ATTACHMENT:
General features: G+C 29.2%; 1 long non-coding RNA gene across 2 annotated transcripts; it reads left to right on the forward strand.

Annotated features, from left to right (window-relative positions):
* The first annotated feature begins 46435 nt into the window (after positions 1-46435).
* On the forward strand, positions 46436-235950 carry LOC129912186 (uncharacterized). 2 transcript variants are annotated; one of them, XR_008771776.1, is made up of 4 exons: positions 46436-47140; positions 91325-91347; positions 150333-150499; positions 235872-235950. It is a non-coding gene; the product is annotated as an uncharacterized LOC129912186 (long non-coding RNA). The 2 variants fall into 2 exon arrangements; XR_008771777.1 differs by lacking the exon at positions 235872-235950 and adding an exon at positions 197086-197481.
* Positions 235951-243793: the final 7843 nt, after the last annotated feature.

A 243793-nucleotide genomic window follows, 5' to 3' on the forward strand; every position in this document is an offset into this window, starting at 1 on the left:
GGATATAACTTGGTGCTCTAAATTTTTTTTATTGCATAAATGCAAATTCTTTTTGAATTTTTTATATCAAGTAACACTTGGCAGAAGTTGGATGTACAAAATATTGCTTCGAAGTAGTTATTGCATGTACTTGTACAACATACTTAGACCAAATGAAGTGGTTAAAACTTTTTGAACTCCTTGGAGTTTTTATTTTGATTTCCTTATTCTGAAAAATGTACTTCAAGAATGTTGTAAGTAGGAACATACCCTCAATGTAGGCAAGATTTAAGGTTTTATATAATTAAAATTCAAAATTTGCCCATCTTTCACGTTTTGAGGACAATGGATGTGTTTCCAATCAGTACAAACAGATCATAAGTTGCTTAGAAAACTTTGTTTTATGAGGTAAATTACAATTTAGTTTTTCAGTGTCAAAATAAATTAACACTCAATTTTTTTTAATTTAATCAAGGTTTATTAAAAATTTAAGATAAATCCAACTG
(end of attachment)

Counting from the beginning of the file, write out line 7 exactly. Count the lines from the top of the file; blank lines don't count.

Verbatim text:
GGATATAACTTGGTGCTCTAAATTTTTTTTATTGCATAAATGCAAATTCTTTTTGAATTTTTTATATCAAGTAACACTTGGCAGAAGTTGGATGTACAAAATATTGCTTCGAAGTAGTTATTGCATGTACTTGTACAACATACTTAGACCAAATGAAGTGGTTAAAACTTTTTGAACTCCTTGGAGTTTTTATTTTGATTTCCTTATTCTGAAAAATGTACTTCAAGAATGTTGTAAGTAGGAACATACCCTCAATGTAGGCAAGATTTAAGGTTTTATATAATTAAAATTCAAAATTTGCCCATCTTTCACGTTTTGAGGACAATGGATGTGTTTCCAATCAGTACAAACAGATCATAAGTTGCTTAGAAAACTTTGTTTTATGAGGTAAATTACAATTTAGTTTTTCAGTGTCAAAATAAATTAACACTCAATTTTTTTTAATTTAATCAAGGTTTATTAAAAATTTAAGATAAATCCAACTG